This is another example of Birmingham hunting in packs. Again, Villa are in attack, but can’t find a way into the box. The ball is in the central channel, but there are five defenders all moving towards it, taking time away from Marisa Ewers, wearing number 21 for Villa. This was happening all over the pitch, and it meant that Villa found it very hard to get an equaliser once Birmingham had scored the only goal of the game.
Birmingham defended very passively in the first half, allowing Aston Villa to have the ball and giving them too much space with it. However, in the second half, they were on the front foot much more, closing Villa down, as has already been analysed, and intercepting passes, as we can see in this image. Here, Villa have looked to play the ball out towards the wing, looking to find a way into the box, but the pass has been intercepted by the Birmingham defender, who can then clear it up the pitch.
This section has shown how Birmingham’s defence was a key reason why Aston Villa didn’t create many clear chances. It has also shown how their second-half changes helped them to be more aggressive in closing down Villa’s attacks, ensuring they could record a clean sheet and keep Villa out.
Mollie Green and Claudia Walker partnership
When it comes to Birmingham’s attack, their setup this season has seen Claudia Walker given a role at the top by herself. However, Mollie Green, who joined the club after leaving Manchester United Women this season, has taken a role as a supporting attacking midfielder, linking up with Walker a lot. This image shows how this works.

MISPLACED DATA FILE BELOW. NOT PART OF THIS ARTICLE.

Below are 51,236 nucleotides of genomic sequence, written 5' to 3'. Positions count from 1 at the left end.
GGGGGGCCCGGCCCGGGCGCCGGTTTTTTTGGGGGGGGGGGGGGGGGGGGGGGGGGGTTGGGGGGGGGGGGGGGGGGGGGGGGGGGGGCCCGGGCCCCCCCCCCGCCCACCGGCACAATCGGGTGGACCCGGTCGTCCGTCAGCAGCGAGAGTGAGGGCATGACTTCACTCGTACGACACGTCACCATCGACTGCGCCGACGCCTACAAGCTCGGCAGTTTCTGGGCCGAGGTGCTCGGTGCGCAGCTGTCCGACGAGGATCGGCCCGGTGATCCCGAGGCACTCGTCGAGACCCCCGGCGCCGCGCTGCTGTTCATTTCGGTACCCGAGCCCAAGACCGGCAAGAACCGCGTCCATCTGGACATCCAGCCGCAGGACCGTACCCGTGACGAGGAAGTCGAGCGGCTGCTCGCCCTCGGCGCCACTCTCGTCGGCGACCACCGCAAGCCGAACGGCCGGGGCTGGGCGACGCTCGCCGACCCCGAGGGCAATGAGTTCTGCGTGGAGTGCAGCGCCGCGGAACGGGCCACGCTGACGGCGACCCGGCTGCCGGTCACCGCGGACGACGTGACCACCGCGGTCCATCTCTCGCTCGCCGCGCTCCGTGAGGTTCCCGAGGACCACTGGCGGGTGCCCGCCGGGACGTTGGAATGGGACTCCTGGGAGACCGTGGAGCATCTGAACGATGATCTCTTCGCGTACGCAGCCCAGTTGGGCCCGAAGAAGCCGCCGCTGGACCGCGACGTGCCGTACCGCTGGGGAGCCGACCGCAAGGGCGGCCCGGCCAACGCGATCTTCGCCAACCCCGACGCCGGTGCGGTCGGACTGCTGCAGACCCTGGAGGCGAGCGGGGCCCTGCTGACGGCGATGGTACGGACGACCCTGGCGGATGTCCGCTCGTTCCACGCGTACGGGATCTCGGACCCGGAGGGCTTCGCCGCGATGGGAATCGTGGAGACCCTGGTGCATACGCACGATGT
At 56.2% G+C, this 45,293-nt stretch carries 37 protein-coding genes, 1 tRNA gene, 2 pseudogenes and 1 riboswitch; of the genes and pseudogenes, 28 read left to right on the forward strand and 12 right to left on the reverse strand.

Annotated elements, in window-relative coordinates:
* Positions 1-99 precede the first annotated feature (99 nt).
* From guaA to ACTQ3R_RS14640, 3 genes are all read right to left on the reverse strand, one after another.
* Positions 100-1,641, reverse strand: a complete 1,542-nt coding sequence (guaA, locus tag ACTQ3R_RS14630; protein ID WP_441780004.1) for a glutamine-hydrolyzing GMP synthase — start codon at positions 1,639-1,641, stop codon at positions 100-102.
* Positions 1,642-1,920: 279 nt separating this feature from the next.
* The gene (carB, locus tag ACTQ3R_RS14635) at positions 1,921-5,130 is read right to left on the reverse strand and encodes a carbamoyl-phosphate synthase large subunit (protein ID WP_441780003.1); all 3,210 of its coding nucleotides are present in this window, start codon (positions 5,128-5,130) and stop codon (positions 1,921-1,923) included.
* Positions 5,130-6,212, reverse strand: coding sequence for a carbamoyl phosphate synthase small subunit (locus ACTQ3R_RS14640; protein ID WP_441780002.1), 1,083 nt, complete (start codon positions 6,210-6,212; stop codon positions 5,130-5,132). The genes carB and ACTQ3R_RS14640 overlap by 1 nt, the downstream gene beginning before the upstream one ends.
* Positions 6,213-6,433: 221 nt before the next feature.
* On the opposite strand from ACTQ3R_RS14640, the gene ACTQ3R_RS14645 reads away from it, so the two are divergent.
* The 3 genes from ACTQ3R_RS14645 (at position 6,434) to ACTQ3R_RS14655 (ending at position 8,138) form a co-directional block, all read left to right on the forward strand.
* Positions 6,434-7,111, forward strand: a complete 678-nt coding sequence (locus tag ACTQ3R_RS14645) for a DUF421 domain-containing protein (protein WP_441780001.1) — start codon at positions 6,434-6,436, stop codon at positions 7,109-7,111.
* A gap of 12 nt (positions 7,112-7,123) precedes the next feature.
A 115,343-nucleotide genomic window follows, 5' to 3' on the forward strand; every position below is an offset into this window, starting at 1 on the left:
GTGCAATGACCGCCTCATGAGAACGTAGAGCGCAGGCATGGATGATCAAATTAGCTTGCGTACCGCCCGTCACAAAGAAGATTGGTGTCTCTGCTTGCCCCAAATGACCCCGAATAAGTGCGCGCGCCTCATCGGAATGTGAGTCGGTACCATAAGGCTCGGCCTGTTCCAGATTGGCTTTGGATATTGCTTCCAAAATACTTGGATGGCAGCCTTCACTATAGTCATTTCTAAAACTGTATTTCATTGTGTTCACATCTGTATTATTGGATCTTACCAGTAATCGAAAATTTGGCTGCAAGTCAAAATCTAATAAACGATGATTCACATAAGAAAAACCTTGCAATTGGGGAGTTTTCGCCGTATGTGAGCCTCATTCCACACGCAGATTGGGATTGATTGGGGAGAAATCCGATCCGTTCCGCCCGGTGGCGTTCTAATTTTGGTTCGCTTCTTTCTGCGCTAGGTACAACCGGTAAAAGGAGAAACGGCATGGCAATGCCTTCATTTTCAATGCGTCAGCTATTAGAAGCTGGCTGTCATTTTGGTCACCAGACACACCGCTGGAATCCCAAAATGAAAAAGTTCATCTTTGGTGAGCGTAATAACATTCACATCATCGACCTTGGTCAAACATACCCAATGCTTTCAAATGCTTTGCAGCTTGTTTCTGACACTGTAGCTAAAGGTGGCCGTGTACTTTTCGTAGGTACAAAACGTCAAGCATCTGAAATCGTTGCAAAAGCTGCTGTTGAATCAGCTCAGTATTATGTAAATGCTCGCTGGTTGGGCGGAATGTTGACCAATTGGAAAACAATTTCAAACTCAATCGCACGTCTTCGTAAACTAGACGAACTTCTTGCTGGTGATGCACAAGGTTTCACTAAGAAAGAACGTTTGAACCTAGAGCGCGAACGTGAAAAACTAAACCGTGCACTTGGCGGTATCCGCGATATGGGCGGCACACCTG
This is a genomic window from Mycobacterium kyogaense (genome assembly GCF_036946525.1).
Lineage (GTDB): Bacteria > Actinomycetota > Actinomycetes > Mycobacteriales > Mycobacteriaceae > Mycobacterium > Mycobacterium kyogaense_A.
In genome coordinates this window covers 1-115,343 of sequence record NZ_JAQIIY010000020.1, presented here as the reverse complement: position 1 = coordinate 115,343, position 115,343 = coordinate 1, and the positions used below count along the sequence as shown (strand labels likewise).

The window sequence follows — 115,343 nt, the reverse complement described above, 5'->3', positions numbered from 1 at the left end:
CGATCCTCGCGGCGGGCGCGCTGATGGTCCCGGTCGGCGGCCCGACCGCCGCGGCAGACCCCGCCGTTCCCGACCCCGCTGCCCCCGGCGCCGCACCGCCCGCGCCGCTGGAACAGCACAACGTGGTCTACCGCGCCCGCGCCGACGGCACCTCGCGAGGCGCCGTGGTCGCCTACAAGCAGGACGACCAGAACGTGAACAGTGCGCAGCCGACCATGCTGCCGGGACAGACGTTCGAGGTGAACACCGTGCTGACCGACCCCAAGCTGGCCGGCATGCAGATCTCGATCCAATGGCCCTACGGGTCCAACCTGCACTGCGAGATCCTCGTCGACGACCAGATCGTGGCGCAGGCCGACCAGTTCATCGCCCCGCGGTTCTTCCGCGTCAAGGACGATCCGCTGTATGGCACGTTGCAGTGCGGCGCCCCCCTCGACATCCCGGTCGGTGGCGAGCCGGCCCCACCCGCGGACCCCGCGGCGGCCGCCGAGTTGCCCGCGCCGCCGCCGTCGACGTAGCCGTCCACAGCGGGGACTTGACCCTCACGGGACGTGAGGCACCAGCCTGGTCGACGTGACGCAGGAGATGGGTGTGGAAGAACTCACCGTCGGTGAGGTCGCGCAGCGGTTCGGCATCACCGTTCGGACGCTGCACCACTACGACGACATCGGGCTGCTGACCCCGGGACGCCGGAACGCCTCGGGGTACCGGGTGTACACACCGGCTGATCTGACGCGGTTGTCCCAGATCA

Here, Walker has drifted backwards towards the midfield to pick up the ball, and Green has moved forwards to offer the passing option behind the defence. Therefore, we see how they work together to ensure that, even though Walker is on her own upfront, she has support from the players behind her. This is crucial, particularly when you consider how, in this image, Aston Villa Women haven’t left much space available between them. Therefore, if Green hadn’t made the run through, then it is likely that Walker would not have been able to dribble the ball through the Villa defenders.
Here, in the second half, we can again see how Walker has taken a shot at goal, which has been saved by Villa’s experienced Germany goalkeeper Lisa Weiss. However, Green is in her usual advanced position, and this enables her to run forward and meet the rebound in the box, as the blue arrow shows. Therefore, her partnership with Walker enables her to get into the right positions to support her teammate. In this instance, Green’s shot went wide of goal, but it still shows how these two players working together helps Birmingham to create openings in opposing defences, as well as creating plenty of chances in opposing thirds.